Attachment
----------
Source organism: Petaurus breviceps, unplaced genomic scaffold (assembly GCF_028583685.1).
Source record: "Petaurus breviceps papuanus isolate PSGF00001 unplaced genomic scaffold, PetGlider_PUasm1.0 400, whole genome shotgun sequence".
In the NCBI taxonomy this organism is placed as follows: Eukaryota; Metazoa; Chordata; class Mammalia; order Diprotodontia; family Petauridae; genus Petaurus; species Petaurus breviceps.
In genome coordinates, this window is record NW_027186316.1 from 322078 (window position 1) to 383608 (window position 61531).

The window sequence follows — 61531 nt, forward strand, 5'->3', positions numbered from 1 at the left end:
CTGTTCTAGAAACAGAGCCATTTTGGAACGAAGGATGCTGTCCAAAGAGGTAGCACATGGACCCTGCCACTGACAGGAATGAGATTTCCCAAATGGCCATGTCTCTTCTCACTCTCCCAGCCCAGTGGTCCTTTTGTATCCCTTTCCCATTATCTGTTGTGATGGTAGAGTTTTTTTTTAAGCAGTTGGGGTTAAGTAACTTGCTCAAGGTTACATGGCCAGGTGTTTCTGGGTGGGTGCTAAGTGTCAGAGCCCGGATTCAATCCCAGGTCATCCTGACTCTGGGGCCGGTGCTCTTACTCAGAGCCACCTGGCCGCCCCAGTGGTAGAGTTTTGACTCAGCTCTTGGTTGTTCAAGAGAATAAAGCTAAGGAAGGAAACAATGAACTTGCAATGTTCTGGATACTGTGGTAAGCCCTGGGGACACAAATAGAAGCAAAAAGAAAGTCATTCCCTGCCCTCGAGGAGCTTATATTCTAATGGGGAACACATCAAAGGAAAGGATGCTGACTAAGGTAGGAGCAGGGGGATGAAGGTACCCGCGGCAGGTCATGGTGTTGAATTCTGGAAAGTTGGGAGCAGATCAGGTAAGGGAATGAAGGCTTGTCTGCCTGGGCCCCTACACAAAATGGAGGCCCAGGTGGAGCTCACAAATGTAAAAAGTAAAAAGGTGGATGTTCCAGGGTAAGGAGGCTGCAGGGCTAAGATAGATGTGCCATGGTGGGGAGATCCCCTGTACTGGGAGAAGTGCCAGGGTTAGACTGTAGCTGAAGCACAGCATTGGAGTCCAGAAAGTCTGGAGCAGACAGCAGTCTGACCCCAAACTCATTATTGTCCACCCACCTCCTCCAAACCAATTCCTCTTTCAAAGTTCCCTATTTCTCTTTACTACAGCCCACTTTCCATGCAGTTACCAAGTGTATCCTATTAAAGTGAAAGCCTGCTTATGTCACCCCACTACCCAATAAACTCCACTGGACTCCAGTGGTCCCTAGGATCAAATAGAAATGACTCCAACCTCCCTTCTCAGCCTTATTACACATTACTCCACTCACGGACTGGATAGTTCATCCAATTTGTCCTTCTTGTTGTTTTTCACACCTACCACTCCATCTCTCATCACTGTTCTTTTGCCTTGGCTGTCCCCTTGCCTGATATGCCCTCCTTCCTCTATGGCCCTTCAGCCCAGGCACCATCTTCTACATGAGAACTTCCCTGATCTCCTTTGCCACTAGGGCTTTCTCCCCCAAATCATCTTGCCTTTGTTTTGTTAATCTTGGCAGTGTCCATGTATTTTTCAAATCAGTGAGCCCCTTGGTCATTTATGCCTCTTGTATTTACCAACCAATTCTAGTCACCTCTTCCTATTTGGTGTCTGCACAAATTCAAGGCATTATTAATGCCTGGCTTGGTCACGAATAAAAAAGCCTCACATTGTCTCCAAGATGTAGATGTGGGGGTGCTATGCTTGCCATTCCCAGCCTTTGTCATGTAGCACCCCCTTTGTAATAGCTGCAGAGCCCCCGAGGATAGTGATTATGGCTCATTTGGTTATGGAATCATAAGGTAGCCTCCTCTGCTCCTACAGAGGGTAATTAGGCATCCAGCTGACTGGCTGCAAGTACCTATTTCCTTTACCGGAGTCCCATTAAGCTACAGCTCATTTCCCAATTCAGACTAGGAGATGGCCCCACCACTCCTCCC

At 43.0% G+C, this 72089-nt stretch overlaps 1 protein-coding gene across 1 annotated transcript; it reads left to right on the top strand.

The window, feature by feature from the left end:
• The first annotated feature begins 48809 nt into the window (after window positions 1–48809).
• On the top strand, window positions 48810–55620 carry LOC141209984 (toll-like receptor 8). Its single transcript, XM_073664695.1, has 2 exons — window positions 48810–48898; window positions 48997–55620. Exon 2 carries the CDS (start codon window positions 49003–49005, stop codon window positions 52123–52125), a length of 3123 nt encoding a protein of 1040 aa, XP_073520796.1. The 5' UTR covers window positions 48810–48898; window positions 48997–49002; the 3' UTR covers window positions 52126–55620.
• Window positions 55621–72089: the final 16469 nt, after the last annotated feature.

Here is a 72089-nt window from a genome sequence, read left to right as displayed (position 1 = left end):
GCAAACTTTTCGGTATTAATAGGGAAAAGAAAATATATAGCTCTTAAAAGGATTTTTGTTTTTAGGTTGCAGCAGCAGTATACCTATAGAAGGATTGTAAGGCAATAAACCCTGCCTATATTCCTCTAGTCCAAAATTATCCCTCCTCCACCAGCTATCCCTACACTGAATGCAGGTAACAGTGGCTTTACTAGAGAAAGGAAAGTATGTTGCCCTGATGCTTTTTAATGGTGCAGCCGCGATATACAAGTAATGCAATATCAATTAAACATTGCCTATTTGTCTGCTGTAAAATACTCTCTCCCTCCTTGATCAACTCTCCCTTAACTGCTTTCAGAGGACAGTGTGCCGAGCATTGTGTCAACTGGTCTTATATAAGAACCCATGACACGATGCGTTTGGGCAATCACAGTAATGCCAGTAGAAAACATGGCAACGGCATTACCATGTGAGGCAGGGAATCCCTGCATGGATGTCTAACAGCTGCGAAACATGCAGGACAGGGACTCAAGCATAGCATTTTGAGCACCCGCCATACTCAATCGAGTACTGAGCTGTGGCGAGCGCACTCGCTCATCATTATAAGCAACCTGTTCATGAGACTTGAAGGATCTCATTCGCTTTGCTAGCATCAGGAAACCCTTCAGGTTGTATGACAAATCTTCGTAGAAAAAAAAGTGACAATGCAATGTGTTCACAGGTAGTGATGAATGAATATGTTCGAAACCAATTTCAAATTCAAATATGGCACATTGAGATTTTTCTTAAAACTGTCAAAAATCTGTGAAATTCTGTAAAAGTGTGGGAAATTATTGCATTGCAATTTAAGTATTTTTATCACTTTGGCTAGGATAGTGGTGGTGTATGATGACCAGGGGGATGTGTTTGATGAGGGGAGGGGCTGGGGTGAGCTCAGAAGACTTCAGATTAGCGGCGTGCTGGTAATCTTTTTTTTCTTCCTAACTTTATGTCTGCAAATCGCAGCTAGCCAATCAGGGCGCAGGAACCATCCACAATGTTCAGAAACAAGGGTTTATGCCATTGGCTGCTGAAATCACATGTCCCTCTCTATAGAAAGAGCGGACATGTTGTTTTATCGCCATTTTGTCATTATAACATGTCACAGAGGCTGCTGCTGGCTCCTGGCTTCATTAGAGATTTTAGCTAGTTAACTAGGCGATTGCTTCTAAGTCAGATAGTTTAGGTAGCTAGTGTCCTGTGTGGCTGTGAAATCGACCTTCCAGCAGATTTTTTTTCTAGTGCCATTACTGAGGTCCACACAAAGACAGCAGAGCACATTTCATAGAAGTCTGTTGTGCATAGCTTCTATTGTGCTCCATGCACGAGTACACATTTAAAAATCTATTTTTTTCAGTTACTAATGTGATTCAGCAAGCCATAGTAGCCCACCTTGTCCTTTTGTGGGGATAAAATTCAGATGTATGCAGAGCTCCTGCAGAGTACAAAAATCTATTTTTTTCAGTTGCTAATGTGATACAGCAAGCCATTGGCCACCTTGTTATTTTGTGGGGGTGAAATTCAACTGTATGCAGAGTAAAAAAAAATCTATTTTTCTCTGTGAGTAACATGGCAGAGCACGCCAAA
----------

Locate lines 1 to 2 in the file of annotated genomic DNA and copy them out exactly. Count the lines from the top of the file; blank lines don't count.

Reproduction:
Source organism: Petaurus breviceps, unplaced genomic scaffold (assembly GCF_028583685.1).
Source record: "Petaurus breviceps papuanus isolate PSGF00001 unplaced genomic scaffold, PetGlider_PUasm1.0 400, whole genome shotgun sequence".